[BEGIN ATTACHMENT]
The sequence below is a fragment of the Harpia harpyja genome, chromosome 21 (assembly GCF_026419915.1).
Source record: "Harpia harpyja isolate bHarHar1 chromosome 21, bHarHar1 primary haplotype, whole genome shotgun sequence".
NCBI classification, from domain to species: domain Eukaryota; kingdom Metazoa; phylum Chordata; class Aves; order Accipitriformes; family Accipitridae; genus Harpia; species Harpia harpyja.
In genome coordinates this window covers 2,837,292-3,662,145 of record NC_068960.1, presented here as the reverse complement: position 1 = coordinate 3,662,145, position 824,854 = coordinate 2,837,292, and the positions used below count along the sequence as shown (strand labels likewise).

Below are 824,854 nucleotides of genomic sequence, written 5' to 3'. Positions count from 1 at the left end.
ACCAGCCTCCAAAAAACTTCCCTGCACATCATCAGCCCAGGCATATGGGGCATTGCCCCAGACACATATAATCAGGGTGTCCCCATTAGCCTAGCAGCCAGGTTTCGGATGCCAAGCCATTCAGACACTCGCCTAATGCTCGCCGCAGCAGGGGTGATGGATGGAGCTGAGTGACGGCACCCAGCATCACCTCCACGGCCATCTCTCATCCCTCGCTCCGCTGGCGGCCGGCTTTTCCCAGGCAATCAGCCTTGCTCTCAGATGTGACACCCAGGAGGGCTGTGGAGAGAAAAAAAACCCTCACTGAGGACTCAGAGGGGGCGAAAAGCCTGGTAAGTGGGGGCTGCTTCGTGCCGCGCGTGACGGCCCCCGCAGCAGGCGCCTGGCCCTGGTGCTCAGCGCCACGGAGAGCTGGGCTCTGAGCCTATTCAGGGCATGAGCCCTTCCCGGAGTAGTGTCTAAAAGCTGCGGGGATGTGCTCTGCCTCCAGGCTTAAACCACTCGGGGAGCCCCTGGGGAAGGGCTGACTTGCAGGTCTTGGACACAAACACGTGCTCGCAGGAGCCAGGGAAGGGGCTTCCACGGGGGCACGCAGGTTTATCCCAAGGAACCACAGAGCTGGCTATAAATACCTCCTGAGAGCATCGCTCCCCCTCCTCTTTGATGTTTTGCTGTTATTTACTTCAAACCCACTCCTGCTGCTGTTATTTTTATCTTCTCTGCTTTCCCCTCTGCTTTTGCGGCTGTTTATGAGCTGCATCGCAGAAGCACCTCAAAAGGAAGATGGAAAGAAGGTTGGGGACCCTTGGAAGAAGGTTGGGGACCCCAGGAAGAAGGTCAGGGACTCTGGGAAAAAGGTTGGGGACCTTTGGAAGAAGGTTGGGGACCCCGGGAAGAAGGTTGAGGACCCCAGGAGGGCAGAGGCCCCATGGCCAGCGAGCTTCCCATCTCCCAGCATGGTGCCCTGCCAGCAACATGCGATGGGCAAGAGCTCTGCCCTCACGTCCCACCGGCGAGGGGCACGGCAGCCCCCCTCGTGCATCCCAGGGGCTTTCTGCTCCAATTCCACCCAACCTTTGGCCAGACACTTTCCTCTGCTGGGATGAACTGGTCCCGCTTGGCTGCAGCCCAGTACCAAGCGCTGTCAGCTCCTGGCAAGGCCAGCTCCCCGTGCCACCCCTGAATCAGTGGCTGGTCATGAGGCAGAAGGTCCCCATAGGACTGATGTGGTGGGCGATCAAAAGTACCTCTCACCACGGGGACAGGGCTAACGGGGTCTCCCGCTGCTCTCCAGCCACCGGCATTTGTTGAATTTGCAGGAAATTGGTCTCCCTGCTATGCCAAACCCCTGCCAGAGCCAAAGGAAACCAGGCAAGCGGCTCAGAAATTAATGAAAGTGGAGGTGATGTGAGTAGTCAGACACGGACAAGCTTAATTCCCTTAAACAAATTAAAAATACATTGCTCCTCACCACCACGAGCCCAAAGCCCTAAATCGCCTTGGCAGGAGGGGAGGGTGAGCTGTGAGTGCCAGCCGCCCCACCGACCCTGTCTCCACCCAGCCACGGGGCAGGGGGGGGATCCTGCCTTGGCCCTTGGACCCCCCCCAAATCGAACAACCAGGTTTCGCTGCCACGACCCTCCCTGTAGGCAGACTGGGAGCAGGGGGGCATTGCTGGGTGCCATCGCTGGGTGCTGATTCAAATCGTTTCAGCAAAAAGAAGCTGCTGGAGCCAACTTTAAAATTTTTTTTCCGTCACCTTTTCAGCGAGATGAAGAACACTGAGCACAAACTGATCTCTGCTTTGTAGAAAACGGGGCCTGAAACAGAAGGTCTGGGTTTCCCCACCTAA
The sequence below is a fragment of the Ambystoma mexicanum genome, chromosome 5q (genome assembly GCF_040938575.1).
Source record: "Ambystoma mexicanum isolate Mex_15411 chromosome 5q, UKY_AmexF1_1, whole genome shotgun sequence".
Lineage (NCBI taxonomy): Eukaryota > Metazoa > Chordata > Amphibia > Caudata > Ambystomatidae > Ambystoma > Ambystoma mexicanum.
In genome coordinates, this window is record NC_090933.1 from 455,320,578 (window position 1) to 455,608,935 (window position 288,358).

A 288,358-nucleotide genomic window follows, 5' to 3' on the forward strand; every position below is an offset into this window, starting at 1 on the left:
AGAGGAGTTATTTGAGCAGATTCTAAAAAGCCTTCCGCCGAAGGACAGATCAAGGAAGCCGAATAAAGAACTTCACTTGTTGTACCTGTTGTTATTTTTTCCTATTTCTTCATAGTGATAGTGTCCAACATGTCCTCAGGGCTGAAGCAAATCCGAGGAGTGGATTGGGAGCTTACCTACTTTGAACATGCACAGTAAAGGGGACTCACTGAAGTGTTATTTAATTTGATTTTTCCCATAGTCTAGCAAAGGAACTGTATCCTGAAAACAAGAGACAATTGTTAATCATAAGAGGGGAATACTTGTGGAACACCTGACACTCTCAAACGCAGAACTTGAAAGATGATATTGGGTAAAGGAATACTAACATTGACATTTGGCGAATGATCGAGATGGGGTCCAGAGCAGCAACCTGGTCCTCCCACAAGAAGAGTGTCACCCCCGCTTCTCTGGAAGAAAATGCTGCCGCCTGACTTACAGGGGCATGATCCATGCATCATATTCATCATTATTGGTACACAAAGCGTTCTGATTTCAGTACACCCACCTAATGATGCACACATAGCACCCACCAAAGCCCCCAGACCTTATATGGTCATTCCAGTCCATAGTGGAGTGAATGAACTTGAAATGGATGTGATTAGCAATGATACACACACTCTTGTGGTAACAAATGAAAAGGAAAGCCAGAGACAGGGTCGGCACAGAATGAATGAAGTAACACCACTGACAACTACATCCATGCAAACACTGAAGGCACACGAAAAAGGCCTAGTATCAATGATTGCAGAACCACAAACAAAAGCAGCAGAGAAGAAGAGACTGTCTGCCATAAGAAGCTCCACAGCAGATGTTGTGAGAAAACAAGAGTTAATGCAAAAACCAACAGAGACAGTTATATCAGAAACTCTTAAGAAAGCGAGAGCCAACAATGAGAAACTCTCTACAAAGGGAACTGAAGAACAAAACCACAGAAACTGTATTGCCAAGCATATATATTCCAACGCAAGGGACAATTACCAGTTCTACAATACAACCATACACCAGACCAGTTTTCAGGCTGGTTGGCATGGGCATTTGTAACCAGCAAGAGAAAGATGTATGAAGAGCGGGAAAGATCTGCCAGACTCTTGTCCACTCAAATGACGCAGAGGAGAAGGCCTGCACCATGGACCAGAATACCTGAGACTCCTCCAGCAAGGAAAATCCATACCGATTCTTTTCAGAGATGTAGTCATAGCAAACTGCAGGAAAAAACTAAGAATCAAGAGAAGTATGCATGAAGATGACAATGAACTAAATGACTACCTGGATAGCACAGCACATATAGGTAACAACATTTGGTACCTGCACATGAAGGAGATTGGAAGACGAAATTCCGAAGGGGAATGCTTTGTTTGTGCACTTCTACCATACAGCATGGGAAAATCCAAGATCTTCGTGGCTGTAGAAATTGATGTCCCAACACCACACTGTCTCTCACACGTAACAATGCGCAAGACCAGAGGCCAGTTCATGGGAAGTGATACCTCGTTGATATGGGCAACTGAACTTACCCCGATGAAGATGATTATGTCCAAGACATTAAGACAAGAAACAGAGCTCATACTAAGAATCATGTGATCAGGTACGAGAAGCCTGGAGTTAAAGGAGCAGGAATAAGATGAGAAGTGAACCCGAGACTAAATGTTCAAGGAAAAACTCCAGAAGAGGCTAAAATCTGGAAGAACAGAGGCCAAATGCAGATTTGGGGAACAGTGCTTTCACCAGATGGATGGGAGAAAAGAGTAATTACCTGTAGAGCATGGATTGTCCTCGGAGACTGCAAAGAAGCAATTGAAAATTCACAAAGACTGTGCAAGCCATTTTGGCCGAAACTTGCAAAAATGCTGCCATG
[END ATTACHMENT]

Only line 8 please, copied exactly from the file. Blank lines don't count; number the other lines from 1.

Source record: "Ambystoma mexicanum isolate Mex_15411 chromosome 5q, UKY_AmexF1_1, whole genome shotgun sequence".